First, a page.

InteSpring and Fiberneering are ‘supporting’ our troops

Written by Jasper Bouwmeester

2nd April 2020

Solid equipment obviously is essential to guarantee the safety and performance of military personel. However the amount and therefore the weight of the kits has increased considerably over the last century. On certain missions the troops are carying over 60kg’s of equipment. Despite the fact that better and sturdier equipment offers many benefits, the increase of all this weight can have it’s toll. The added weight can increase wear and tear of joints and increases the chance of injuries. Even minor injuries or pain has a negative impact on the ability to concentrate and to assess a certain situation, possibly jeopardizing a mission.

Exobuddy: from “Heavy load” to “Light weight”

In order to increase the safety and performance of military personel DEC M&U, TNO and InteSpring have taken on the ‘weight challenge’ which led to the development of the Exobuddy. Fiberneering was involved to optimize the Exobuddy in terms of weight and manufacturing methods. The Exobuddy is a patented exoskeleton for the military which operates by converting a foreward movement of the soldier into a vertical supporting force, making a heavy load light weight. During the walking cycle the Exobuddy can take over 80% of the carying load resulting in fewer injuries, pain and increased efficiency. A unique feature of the Exobuddy is that no batteries or motors are used.

3D-Printing a product such as the Exobuddy has some clear advantages:

Costs and Time to Market

With conventional manufacturing methods producing complex geometry combined with many integrated components such as in this upper leg would result in much engineering for various production steps, thus a costly development phase and long lead-times. With 3D-printing one can quickly produuce a fully functional product while development costs and lead-times are kept to a minimum.

Weight

A very significant, but much less highlighted benefit, of 3D-printing is that additive manufacturing makes it economically possible to engineer lightweight constructions by optimizing the cores (topology optimization). When combining these optimized structures with ‘conventional laminates’ such as carbon-, aramid- or glass fiber this results in very stiff and strong components.

Onderdeel van exobuddy

The light weight exoskeleton consists of a carbonfiber reinforced printed core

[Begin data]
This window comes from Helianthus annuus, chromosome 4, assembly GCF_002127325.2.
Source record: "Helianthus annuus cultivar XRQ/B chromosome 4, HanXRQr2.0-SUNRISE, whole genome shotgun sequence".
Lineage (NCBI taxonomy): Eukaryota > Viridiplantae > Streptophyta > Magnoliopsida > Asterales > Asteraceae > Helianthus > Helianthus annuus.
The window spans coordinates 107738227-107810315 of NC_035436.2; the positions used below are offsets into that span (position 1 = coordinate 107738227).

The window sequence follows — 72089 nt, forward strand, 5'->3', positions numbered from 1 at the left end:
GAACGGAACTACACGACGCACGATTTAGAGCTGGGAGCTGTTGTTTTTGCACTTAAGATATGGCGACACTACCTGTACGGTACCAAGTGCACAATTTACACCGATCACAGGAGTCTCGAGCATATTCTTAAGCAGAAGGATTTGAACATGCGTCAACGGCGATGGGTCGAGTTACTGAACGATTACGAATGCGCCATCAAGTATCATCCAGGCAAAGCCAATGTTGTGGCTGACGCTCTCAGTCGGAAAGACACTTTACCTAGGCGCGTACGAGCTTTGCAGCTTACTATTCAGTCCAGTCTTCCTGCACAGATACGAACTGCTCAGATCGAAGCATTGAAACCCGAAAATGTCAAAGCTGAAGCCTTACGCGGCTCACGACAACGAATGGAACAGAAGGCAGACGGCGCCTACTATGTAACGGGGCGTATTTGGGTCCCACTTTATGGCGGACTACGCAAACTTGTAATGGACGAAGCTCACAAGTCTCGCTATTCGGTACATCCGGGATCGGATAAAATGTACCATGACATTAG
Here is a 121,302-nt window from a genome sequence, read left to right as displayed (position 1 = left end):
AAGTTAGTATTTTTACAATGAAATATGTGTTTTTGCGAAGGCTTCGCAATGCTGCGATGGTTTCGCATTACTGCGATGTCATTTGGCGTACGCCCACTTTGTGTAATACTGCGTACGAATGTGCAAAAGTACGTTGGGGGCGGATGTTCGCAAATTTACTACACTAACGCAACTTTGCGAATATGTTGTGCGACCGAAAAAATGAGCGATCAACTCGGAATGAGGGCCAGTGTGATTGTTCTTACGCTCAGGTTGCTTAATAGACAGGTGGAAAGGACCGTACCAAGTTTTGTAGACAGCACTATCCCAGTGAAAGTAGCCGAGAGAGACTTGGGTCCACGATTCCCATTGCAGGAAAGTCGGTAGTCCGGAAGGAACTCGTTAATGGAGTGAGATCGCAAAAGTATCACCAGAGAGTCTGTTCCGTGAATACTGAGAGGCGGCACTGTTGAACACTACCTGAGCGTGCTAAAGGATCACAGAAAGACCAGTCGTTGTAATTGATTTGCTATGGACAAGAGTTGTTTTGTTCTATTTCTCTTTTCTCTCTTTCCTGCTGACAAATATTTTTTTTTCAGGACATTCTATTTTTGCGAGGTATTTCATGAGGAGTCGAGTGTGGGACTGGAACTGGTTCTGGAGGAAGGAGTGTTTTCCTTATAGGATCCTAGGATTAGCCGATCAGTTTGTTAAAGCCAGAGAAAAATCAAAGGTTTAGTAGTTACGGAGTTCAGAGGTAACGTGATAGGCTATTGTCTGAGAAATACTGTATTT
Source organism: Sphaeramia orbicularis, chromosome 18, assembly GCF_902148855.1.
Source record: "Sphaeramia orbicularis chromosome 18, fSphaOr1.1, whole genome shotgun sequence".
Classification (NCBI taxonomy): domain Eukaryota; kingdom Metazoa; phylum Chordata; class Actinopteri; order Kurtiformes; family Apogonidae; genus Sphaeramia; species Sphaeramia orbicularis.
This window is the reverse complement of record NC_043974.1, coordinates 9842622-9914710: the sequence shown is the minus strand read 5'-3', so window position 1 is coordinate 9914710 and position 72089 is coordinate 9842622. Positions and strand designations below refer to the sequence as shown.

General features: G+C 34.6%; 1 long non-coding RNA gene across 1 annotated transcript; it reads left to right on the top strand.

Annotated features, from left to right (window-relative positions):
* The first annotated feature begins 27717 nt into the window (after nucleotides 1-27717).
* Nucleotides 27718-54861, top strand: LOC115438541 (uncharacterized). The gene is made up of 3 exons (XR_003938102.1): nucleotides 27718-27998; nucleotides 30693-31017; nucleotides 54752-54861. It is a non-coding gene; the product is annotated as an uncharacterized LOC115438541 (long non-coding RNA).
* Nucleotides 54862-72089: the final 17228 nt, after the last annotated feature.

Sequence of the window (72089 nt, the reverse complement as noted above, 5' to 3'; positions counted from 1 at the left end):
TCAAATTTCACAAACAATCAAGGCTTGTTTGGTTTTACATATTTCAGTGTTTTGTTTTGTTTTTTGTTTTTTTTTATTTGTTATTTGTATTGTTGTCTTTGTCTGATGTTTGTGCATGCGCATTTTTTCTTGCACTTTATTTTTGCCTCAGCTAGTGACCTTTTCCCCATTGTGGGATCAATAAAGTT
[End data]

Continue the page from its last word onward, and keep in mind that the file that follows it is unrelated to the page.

Complexity

3D-printing virtually offers unlimited and unparalleled possibilities in terms of complexity of geometry. Cavities for electronic components, sensors and ducting can be 3d-printed all at once reducing postproduction, (assembly)costs and weight.

Geprinte kernen voor Intespring

By smart use of 3d-printing the total amount of components is minimized

Sustainability

Because, in contrary to machining methods such as cnc milling, no material is subtracted but instead is being ‘added’ (hence the term additive manufacturing) the material is being used optimally. The composites and resins resistance against environmental influences, (UV)aging and temperature changes guarantee that products last longer and need to be replaced less often.

Developments costs

Due to the fact that 3D-printing techniques are ultimately suitable for client specific applications and tailor made solutions it is fairly straight forward to produce different iterations of the Exobuddy at the same costs.

At the moment of writing the Exobuddy is in it’s final testing phase and will be commercially available by 2020.

Exobudy compleet

First prototype for extensive field testing

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Since founded in 2006 InteSpring is focussed on Gravity compensation, or compensating gravity by employing smart mechanisms and efficiënt energy storage.
Since 2014 the mission of Fiberneering is producing strong, light weight and durable fiber reinforced products by additive manufacturing, or 3D-printing.

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